Disruption, not the tech type that changes industry, but the “hey you got a minute?” or “Hey, this is your gamifying app (or actual game) here, can you stop what you’re doing and use me?” is as fatal to productivity of creative people, be they artists, musicians or engineers.
If you are a creative type, you might already understand that the altered mental state you reach is one of crystalized concentration. If not, then trust us on this: interrupting a person when in the state of creative “flow” (or whatever those of you that have given a name call it) can be devastating to productivity as much as a hard drive that dies without having a backup. I am currently reading a really good book that touches on concentration as a part of it called “Pragmatic Thinking and Learning” by Andy Hunt [@PragmaticAndy] (More on that later or in some other post…)
If uninterrupted time to focus is known to be such a boon to productivity, then why must every app (and their crappy “lite” version) automatically load itself into the notification center of your platform?
When did this constant disruption of our life by our apps and their needy companies — like children who find the worst time to interrupt conversations — become acceptable? I could trace it to many components, starting with SMS & Email or even further back to phone calls. But at least with those, there was a person on the other end that wanted our attention.
I have told my friends that the medium of communication determines its priority in my queue to control interruptions as much as teach them which channels to use depending on priority. The highest priority is a phone or video call. For friends I will answer even if lightly in a focused zone, and for business clients, I will answer right away. If I don’t answer I will call back at a reasonable hour as long as you leave a message letting me know why you called. No message: no call back. Calling me repeatedly within minutes can get you in the blacklist without a good reason—possibly permanently, or possibly until the next time I see you.
Next is SMS: to me means “answer when you can.” A lot of people these days don’t seem to get this idea.
If the message has important content: email it. For information that I’m not going to use immediately, I’m not about to search SMSes for an important piece of info, like the address to a meeting next week: email that.
But let’s get back to automated disruptions. If I set a calendar event, I wanted to be reminded: I took action. If I wanted to schedule time to play a game, I might put a reminder in. What I do not want, or need, is a message at 12 noon on a weekday reminding me “compete with my friends” from games and other apps that monetize attention and/or game-ify activity. Apps that do that get silenced. And yes, it’s simple to silence them, but why should users have to manage disruptions? Shouldn’t apps leave you alone, and MAYBE ask if you want them to remind you at certain times of day? It seems to respect the user’s time more, and not the developer’s bottom line.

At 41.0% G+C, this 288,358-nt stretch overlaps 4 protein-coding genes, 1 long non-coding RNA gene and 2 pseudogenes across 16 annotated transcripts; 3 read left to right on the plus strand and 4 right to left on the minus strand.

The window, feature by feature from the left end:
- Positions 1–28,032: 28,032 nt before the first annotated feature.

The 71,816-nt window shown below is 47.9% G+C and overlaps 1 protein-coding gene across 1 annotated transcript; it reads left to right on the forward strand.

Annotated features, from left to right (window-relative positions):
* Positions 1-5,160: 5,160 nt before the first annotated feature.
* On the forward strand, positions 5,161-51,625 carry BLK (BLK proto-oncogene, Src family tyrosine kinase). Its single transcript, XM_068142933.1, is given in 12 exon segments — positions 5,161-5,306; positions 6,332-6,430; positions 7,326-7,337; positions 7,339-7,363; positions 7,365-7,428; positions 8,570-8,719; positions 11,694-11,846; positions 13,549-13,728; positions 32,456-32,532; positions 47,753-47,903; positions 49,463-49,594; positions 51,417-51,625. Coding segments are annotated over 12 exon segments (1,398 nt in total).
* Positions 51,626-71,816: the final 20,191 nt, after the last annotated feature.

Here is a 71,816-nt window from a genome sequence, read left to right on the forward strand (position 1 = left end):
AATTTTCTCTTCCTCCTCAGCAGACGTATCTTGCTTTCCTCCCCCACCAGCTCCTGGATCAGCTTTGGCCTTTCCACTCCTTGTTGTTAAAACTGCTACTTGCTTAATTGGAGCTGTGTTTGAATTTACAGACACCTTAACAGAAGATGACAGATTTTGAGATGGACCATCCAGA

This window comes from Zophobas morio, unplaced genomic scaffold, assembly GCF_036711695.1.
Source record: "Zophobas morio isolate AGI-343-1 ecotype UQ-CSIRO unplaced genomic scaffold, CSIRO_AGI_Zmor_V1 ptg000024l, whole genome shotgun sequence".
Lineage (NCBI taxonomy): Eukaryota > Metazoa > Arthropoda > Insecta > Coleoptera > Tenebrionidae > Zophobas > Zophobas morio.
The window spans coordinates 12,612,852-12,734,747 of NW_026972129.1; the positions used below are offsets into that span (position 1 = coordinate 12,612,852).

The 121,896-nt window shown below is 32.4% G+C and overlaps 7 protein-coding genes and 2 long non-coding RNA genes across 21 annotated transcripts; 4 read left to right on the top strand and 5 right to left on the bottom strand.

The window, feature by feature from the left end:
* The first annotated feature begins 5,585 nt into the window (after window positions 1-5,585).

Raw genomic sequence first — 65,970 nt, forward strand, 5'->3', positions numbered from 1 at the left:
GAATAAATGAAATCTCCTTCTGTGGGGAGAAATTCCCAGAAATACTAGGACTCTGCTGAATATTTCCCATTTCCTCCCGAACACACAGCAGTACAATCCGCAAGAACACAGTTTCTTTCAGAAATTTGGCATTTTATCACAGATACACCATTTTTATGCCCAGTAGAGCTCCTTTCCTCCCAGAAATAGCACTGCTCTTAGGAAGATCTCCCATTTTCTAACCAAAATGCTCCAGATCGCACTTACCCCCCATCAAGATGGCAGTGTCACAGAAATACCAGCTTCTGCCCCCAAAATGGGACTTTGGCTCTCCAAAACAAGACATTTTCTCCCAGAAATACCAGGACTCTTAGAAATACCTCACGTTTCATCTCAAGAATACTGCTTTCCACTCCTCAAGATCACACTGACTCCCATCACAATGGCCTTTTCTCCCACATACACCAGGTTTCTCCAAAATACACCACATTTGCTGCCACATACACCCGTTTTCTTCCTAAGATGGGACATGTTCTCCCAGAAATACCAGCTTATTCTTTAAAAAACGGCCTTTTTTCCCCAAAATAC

The same thing goes for Apps that pop up a dialog box upon launch asking you to give them 5 stars. You know what I think of that? “F U… you lose a star in UX because you value your apps rep more than making your app get out of a users way.
Seriously, to any Dev that still uses modal dialogs things that don’t need to be modal, I say: read any decent UI/UX book. The number one rule: is “get out of the user’s way” — this, as previously mentioned on my blog — is why Microsoft’s paper clip was so reviled. A friend of mine jokes, the MS paperclip should have said something like, “It looks like you are trying to get some ideas written down. Would you like me to fuck that up for you?”
Anyway, next up is app in-stability which is the ultimate in user interruption (Like OS X 10.10.x consistently flakey network stack which can even cause kernel panics on some network errors when apps that seize up on the stack. I’m looking at you Mail). Next, settings reversions: I have about 3 “ghost” bluetooth devices that OS X 10.10.x refuses to delete, which also means that connecting to any BT device is hit and miss. The only workaround it to restart. This again kills productivity. I WAS going to work on designing something yesterday only to have a KP derail that. By the time I restarted and checked the cause (OS X networking) the time and inspiration to work was gone. I realize I could have worked for 15 minutes, but I know that the mental shift I spoke of earlier takes at least 10–30 minutes to get into for me.
So, I guess what I’m trying to say is: I’m sick of the path the Apple and the rest of the industry is taking. Everyone talks a good game about making a great product, but it seems as if all the big players don’t know what that means anymore. This could turn around, and there are some real gems out there, but they are the outliers now and not the trend. Sad.
Thanks for letting me rant and take up some of your time.